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Metal Bridging vs. Wood Blocking

Peter Danube | Posted in General Questions on

Is there an opinion about about metal bridging vs. wood blocking for floor joists? I have a near 10′ run of 2×8 floor joists that I intend to insulate between with mineral wool. Would the metal bridging be better for getting the batts closer to each other or is it inferior for some other performance reason? I do not plan on running, wires, duct, or pipe in the joist bays.

From what I can tell, metal bridging is about 30% cheaper for materials than blocking.

I’ve read where the metal bridging becomes tighter as the wood dries out but that wood blocking becomes loose in the cavity as things dry out and can cause squeaks.

Is 10′ too short to be using ridging/blocking? Are the benefits worth installing it?

Peter

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Replies

  1. GBA Editor
    Martin Holladay | | #1

    Peter,
    If your insulation is carefully installed to minimize voids, I don't think you'll see a significant performance difference between floor assemblies that use bridging and floor assemblies that use blocking.

    You may be interested in a Q&A from Fine Homebuilding. Here is the link: "Bridging options."

    Here's the answer from that column:

    "Chris DeBlois, a structural engineer with Palmer Engineering of Chamblee, Georgia, replies: ... I don’t know of any research that has drawn hard and fast conclusions on the various methods of bridging and blocking. But even if such research has been done, I doubt the results would make the headlines because I don’t think there is much difference between the types of bridging. From a structural perspective, you are correct: Solid blocking and metal (or wood) X-type bridging do accomplish the same task.

    "The blocking or bridging between joists (or rafters) also contributes to this phenomenon. For example, with bridging installed between joists, a piano leg sitting over one 2×10 is actually supported by several. The weight of the piano is centered over a single joist, but the bridging transfers some of the weight to the adjacent joists. So the floor deflection under the piano leg is much less if four or five joists are bridged together to share the load than if bridging has been left out and one joist has to carry the whole load.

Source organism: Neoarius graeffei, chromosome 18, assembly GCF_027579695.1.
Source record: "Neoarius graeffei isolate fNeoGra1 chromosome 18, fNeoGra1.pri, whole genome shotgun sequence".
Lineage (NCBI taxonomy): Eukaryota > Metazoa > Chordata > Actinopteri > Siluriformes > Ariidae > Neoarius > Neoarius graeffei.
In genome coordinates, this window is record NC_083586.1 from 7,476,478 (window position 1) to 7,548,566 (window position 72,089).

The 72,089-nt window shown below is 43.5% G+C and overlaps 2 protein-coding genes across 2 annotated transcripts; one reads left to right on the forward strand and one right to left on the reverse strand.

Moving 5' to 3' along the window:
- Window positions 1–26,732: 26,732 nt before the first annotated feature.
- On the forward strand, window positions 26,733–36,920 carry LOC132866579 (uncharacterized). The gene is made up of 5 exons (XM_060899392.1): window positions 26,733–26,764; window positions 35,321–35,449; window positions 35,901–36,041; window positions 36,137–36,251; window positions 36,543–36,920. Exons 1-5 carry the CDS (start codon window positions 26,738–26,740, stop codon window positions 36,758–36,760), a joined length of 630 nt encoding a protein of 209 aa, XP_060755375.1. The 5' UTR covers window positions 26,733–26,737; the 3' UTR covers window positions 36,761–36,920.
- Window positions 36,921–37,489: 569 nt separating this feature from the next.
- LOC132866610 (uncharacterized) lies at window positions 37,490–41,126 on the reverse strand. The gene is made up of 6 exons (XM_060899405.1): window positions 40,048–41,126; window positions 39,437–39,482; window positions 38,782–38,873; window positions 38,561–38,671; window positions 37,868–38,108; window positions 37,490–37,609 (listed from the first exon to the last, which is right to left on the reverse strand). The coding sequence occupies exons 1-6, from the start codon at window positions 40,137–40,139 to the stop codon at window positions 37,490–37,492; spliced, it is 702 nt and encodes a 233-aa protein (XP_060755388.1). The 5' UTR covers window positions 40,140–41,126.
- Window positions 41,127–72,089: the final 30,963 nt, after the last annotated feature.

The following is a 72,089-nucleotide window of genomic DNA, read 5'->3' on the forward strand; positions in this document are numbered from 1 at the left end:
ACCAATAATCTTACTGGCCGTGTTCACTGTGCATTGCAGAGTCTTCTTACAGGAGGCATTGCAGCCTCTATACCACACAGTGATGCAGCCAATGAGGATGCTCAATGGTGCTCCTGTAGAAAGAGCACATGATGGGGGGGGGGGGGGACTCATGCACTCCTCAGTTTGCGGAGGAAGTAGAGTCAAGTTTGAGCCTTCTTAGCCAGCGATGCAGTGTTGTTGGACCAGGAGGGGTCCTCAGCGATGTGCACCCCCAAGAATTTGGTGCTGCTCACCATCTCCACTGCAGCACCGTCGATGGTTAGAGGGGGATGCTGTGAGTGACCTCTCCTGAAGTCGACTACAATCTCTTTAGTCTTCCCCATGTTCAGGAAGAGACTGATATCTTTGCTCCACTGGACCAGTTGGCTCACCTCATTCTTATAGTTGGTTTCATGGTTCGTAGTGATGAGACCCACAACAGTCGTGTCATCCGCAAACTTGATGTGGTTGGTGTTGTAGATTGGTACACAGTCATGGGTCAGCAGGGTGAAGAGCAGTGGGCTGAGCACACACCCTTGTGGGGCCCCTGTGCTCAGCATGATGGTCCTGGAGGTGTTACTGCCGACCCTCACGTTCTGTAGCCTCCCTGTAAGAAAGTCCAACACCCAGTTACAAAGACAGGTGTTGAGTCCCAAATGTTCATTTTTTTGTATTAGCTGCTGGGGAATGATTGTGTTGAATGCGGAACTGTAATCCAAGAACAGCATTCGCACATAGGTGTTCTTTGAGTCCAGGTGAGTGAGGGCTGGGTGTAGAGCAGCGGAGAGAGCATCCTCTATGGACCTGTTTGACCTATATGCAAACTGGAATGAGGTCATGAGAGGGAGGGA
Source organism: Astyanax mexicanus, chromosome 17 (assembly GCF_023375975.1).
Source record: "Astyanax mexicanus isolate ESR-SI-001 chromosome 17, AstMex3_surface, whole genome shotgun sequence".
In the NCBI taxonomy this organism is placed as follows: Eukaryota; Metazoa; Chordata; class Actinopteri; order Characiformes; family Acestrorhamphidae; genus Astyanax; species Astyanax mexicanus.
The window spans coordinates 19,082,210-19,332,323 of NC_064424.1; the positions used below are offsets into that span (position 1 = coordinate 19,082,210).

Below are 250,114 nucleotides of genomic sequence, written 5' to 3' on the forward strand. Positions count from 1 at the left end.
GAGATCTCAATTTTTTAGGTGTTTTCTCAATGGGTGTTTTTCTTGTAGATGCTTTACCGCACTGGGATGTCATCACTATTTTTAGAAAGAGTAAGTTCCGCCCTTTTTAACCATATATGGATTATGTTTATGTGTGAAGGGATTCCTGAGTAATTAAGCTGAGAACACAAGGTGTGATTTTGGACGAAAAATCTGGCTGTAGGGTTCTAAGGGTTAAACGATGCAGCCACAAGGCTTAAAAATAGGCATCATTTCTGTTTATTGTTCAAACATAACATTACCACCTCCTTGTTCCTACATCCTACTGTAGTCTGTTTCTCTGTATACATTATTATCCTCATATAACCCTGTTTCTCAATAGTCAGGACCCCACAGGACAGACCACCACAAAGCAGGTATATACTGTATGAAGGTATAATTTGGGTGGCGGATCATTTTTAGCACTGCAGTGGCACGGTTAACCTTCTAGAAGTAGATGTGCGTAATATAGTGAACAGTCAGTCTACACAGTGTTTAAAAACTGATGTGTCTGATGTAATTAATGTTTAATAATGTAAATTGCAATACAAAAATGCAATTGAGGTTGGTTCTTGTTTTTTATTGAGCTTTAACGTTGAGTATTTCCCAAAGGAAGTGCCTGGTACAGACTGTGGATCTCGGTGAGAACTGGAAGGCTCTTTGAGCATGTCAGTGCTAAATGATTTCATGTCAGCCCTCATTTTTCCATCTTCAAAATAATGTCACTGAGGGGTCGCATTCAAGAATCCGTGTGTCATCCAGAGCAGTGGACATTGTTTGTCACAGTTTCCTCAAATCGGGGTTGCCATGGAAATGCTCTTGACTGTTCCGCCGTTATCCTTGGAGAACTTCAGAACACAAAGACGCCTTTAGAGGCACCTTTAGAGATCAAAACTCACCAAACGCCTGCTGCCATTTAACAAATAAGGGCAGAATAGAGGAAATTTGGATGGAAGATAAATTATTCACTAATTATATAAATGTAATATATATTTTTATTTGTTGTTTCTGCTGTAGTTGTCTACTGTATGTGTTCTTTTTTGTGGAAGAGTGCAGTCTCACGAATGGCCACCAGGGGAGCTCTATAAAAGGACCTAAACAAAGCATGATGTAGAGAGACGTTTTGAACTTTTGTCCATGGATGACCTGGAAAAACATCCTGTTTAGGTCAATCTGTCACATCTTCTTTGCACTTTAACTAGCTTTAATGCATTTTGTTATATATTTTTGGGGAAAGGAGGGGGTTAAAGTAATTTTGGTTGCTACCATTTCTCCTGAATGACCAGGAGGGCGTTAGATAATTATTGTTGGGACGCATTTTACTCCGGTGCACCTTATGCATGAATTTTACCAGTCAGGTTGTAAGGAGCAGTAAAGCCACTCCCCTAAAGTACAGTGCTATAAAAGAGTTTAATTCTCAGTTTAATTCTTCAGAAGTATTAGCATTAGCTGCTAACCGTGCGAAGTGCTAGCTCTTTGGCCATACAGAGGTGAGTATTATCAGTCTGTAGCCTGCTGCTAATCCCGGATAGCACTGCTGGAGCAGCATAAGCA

"But what’s the best bridging system? If properly installed, solid blocking, any style of metal X-type bridging and wood X-type bridging again are equivalent in my book. The choice comes down to the details you described: which system is easiest to install, squeaks the least and holds up the longest.

    "I think 1×4 X-type bridging is the best option for a number of reasons. First, it’s a little less demanding to install this bridging adequately. If a piece is slightly short, it can be attached a little higher up from the bottom of the joist and still do its job just fine. On the other hand, solid blocking should be cut precisely to length and is less effective if the nails have to bridge a gap between the bridging and the joist.

    "Another drawback to using solid blocking is that it sometimes creates a hump in the floor if the blocking and the joists shrink at different rates. X-type bridging does not suffer from this problem.

    "Finally, X-type bridging interferes less with wiring and plumbing systems than solid blocking does. Too often, pieces of solid blocking are removed and not replaced by plumbers and electricians. X-type bridging is less likely to be taken out in the first place, and if it is removed, it’s much easier to replace around the wiring or the pipes than solid blocking is.

    "The bottom line is that any of these systems installed properly will work just fine. The final choice is based more on personal preference than proven superiority."

    .

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